Chunk of ice crashes into California home

Neighbors are flocking to one Modesto home after a large chunk of ice fell from the sky and landed on the garage Wednesday morning.

Source: Flying ice slams into Modesto home, damages roof 

A witness says she saw the falling ice which then went through the roof of a home, into a garage, damaging a car.

It’s not hail. It is said to be blue but it’s really not THAT blue, not as blue as what comes from plane toilets.

Planes can lose chunks of ice if there is a leaking hose or tank or if collected ice melts and is released. We hear about these incidents every year. So far, no one has been hurt by the falling ice. It’s unclear if we will ever get a determination on where this particular cryo-bomb came from. We often do not hear the results of any investigation, which is a shame.

Pieces of ice and building material from the impact.

Pieces of ice and building material from the impact.


Falling ice chunk damages home (Fremont, CA 2012)

Ice block from heaven, or a plane, damages cathedral (U.K. 2012)

Mystery falls from the sky: Possible poop and something even worse (Updated) (Long Island, NY 2012)

  4 comments for “Chunk of ice crashes into California home

  1. Jim
    September 10, 2015 at 3:14 PM

    Besides the more obvious toilet tank leak, sometimes there’s water in the cargo (lobster shipments, etc), and that can leak into the belly. It then flows through the drains, and could possibly form into a large enough chunk to do damage. There’s also a potable water tank and water lines that could leak. Still, I wouldn’t really want to pick up the ice without gloves.

  2. Eric
    September 10, 2015 at 3:36 PM

    Never understood the “leak” from an airplane theory. If an airplane had a leak to the outside of the plane wouldn’t there then be a massive ploblem with it loosing all it’s pressure with terrible consequences?? I thought the plane compartment was completely airtight?

  3. Omxqru
    September 10, 2015 at 6:30 PM

    I think the passenger compartment is pressurized, the cargo hold may not be. Maybe someone else will come along and correct me.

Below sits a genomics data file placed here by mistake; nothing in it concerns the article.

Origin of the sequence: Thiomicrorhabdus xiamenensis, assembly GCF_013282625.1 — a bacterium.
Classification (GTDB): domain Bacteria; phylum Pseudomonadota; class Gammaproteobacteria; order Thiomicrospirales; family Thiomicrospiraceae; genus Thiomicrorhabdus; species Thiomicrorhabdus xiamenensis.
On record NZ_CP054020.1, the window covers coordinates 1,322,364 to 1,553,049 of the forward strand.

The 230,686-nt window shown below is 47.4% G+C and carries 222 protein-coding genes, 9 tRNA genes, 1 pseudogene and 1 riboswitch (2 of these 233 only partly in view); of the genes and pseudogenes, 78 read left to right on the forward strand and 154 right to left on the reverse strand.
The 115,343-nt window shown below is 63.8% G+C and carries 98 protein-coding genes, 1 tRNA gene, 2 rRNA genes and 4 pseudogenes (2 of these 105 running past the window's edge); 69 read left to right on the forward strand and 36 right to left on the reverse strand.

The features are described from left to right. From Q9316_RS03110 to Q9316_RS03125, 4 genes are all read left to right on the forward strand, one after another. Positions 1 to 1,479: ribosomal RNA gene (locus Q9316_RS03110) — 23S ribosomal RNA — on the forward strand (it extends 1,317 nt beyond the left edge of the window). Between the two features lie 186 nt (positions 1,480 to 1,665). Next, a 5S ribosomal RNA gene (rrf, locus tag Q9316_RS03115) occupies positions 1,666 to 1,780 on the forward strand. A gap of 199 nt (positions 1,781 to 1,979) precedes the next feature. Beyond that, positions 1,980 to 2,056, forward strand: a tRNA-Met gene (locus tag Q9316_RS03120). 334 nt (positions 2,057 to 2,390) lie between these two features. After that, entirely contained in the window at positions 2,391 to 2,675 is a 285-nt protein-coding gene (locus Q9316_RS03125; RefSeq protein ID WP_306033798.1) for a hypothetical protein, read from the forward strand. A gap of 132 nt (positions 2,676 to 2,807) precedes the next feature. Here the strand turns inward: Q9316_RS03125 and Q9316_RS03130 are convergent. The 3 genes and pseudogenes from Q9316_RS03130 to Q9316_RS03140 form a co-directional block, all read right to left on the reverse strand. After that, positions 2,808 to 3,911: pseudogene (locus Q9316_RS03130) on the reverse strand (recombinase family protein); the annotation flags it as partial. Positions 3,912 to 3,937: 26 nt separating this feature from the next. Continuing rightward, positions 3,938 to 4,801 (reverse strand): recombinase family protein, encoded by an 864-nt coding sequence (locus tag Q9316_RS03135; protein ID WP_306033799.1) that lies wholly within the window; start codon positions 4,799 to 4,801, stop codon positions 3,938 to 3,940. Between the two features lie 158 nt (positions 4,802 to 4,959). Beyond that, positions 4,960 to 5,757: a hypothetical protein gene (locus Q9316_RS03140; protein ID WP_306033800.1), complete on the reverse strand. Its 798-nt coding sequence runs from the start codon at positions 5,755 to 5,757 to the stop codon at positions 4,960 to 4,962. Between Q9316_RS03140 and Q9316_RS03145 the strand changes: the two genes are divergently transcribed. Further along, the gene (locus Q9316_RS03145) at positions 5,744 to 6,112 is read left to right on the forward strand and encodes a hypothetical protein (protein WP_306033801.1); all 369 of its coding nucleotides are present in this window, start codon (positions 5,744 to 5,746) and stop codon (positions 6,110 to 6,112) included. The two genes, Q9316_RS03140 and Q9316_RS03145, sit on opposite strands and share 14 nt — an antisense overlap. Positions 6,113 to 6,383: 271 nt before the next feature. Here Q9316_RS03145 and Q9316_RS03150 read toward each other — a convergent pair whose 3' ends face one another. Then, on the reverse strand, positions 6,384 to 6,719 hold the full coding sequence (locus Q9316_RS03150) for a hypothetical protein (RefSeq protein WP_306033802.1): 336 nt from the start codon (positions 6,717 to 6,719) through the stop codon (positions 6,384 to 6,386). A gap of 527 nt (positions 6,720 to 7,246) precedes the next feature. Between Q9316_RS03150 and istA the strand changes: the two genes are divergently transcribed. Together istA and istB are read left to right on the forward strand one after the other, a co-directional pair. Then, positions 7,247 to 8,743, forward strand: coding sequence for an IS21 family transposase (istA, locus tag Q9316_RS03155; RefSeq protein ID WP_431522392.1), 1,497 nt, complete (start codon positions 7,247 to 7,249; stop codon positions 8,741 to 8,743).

4. Jim
    September 10, 2015 at 7:22 PM

    An airliner is anything but airtight. The pressure vessel runs from the forward pressure bulkhead, ahead of the cockpit (just behind the radome) to the rear pressure bulkhead, which is just ahead of the tail. The water and waste tanks are inside the pressure vessel, and so there have to be fill, flush, and dump valves and lines through the airplane’s skin. Water could leak through or around those valves and lines.

    The cargo compartments are also inside the pressure vessel. There are drains in the belly to allow water to escape (water lines and cargo could leak). They are designed to be closed at altitude, but if one fails, water could escape, freeze, and build up on the belly until it breaks away.

    An airplane is pressurised using compressed air from the engines. More air is pumped in than is required to maintain a particular cabin pressure (usually 8 psid or so). Lots of air escapes past cabin and cargo door seals, window seals, drains, and whatever other small gaps there may be, but most of the air is dumped overboard by the “outflow valve”, a modulating valve usually located in the aft fuselage. This valve reacts to changes in pressure and pressure demands to maintain the desired cabin altitude. It’s usually automatic.

    The galley sinks drain directly overboard, through a special valve. Occasionally the valve will fail, and you will be able to hear the whistle of escaping air through most of the cabin until the flight attendant stuffs a wet towel in it.

    As the Mythbusters demonstrated, a bullet hole is not sufficient to cause a catastrophic depressurisation.

Comments are closed.